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Re: [Qemu-devel] [Nbd] [PATCH] nbd: fix trim/discard commands with a len

From: Alex Bligh
Subject: Re: [Qemu-devel] [Nbd] [PATCH] nbd: fix trim/discard commands with a length bigger than NBD_MAX_BUFFER_SIZE
Date: Tue, 10 May 2016 16:38:29 +0100


On 10 May 2016, at 16:29, Eric Blake <address@hidden> wrote:
>>> Maybe we should revisit that in the spec, and/or advertise yet another
>>> block size (since the maximum size for a trim and/or write_zeroes
>>> request may indeed be different than the maximum size for a read/write).
>> I think it's up to the server to either handle large requests, or
>> for the client to break these up.
> But the question at hand here is whether we should permit servers to
> advertise multiple maximum block sizes (one for read/write, another one
> for trim/write_zero, or even two [at least qemu tracks a separate
> maximum trim vs. write_zero sizing in its generic block layer]), or
> merely stick with the current wording that requires clients that honor
> maximum block size to obey the same maximum for ALL commands, regardless
> of amount of data sent over the wire.

In my view, we should not change this. Block sizes maxima are not there
to support DoS prevention (that's a separate phrase). They are there
to impose maximum block sizes. Adding a different maximum block size
for different commands is way too overengineered. There are after
all reasons (especially without structured replies) why you'd want
different maximum block sizes for writes and reads. If clients support
block sizes, they will necessarily have to have the infrastructure
to break requests up.

IE maximum block size should continue to mean maximum block size.

>> The core problem here is that the kernel (and, ahem, most servers) are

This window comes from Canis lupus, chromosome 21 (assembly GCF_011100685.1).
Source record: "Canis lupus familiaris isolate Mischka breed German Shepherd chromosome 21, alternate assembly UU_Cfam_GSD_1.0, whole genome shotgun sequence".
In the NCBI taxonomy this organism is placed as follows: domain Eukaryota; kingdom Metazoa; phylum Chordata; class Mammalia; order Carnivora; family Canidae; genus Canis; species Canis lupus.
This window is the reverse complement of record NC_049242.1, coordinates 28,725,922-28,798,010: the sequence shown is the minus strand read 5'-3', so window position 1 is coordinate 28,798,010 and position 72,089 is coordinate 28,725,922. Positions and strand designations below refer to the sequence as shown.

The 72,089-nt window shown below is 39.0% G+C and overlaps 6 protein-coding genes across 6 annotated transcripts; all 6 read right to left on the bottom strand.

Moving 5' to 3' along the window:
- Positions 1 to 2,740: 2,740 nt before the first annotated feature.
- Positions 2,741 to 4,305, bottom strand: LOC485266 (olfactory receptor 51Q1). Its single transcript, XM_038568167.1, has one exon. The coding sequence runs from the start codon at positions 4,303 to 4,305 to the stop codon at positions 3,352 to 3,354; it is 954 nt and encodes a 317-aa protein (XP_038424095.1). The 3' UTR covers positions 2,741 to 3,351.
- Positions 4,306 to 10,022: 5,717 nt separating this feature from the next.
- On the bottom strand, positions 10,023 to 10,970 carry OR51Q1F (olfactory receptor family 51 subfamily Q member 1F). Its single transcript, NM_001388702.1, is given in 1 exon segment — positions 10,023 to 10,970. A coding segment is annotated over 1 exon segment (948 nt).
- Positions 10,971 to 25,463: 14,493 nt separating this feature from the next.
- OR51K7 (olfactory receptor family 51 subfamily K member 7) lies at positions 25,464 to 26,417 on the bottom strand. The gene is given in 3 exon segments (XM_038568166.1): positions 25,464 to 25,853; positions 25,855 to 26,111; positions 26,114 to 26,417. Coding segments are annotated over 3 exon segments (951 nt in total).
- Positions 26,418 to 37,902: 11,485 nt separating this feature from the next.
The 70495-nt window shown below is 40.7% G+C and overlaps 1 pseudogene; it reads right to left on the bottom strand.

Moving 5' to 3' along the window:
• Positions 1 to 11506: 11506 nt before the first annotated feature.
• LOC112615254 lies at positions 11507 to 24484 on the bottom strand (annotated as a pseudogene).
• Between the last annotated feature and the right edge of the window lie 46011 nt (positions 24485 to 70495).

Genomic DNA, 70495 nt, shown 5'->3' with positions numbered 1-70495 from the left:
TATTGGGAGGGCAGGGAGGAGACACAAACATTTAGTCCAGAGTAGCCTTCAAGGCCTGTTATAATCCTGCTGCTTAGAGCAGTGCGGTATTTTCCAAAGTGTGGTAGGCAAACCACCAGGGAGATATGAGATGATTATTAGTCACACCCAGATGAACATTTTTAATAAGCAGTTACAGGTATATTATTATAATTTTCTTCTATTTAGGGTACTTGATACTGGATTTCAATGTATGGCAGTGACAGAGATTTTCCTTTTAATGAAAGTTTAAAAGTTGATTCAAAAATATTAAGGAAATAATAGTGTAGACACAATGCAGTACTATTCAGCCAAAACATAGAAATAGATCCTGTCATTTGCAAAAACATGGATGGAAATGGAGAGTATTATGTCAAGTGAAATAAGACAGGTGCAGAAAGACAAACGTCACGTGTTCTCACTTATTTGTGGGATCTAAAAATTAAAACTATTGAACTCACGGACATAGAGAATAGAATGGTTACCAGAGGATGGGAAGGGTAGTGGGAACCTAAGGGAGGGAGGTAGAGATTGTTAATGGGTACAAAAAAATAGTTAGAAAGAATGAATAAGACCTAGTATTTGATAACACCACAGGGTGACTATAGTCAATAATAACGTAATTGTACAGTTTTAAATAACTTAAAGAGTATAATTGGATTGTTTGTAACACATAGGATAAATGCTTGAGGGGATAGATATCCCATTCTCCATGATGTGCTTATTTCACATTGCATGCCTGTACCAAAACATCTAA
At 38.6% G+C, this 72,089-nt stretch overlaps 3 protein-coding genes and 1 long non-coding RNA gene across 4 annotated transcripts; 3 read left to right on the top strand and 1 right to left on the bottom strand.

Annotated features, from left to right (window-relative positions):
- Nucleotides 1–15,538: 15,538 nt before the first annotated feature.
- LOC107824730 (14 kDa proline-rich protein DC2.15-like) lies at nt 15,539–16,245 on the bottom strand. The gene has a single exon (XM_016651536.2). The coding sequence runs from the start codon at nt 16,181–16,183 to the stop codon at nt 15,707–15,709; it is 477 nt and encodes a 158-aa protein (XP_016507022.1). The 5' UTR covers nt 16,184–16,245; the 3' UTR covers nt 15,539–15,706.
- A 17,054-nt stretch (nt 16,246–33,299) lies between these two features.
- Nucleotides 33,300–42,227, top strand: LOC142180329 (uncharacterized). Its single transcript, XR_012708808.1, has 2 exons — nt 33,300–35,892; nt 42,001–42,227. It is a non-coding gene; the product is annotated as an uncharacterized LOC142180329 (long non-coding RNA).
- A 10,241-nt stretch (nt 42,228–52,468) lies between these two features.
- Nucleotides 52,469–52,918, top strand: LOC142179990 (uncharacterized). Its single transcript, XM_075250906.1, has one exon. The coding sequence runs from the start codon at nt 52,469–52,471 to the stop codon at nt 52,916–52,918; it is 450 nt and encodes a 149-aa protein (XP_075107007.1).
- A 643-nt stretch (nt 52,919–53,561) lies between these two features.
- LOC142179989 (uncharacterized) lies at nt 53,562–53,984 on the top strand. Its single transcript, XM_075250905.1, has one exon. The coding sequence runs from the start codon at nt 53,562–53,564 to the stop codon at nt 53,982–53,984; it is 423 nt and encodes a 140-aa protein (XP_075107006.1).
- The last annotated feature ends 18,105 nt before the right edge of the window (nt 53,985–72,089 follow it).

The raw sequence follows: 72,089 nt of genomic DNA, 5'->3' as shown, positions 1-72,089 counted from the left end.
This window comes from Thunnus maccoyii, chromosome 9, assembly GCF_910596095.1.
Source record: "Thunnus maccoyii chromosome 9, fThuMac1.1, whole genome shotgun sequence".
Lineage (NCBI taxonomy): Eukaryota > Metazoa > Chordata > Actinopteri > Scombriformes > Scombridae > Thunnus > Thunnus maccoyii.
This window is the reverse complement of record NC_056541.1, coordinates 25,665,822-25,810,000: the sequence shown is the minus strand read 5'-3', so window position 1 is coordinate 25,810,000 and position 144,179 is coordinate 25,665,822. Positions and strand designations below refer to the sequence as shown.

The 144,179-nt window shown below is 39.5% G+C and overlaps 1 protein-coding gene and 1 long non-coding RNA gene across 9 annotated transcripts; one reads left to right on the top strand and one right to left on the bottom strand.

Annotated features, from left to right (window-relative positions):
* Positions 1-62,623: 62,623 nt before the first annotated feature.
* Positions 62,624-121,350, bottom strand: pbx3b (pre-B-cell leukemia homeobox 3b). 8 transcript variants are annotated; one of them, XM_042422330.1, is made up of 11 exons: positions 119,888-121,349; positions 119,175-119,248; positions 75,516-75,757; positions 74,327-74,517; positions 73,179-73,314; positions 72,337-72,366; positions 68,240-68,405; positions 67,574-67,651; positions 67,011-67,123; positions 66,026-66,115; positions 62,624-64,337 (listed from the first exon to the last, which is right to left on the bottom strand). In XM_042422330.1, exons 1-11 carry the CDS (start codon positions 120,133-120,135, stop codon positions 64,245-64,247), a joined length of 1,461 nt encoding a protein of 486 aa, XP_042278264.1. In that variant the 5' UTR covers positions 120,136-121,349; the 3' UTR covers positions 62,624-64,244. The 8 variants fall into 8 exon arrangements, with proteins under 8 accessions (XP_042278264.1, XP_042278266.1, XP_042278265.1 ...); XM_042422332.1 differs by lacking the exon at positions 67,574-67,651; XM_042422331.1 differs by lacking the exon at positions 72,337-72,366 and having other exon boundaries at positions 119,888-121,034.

>> ignorant of the block size extension, and need to guess how to break
>> things up. In my view the client (kernel in this case) should
>> be breaking the trim requests up into whatever size it uses as the
>> maximum size write requests. But then it would have to know about block
>> sizes which are in (another) experimental extension.
> Correct - no one has yet patched the kernel to honor block sizes
> advertised through what is currently an experimental extension.

Unsurprising at it's still experimental, and only settled down a couple
of weeks ago :-)

>  (We
> have ioctl(NBD_SET_BLKSIZE) which can be argued to set the kernel's
> minimum block size,

Technically that is 'out of band transmission of block size
constraints' :-)

> but I haven't audited whether the kernel actually
> guarantees that all client requests are sent aligned to the value passed
> that way - but we have nothing to set the maximum size,


> and are at the
> mercy of however the kernel currently decides to split large requests).

I am surprised TRIM doesn't get broken up the same way READ and WRITE

> So the kernel is currently one of the clients that does NOT honor block
> sizes, and as such, servers should be prepared for ANY size up to
> UINT_MAX (other than DoS handling).

Or not to permit a connection.

>  My question above only applies to
> clients that use the experimental block size extensions.


>> What surprises me is that a release kernel is using experimental
>> NBD extensions; there's no guarantee these won't change. Or does
>> fstrim work some other way?
> No extension in play.  The kernel is obeying NBD_FLAG_SEND_TRIM, which
> is in the normative standard, and unrelated to the INFO/BLOCK_SIZE
> extensions.

My mistake. I was confusing 'WRITE_ZEROES' with 'TRIM'.

Alex Bligh

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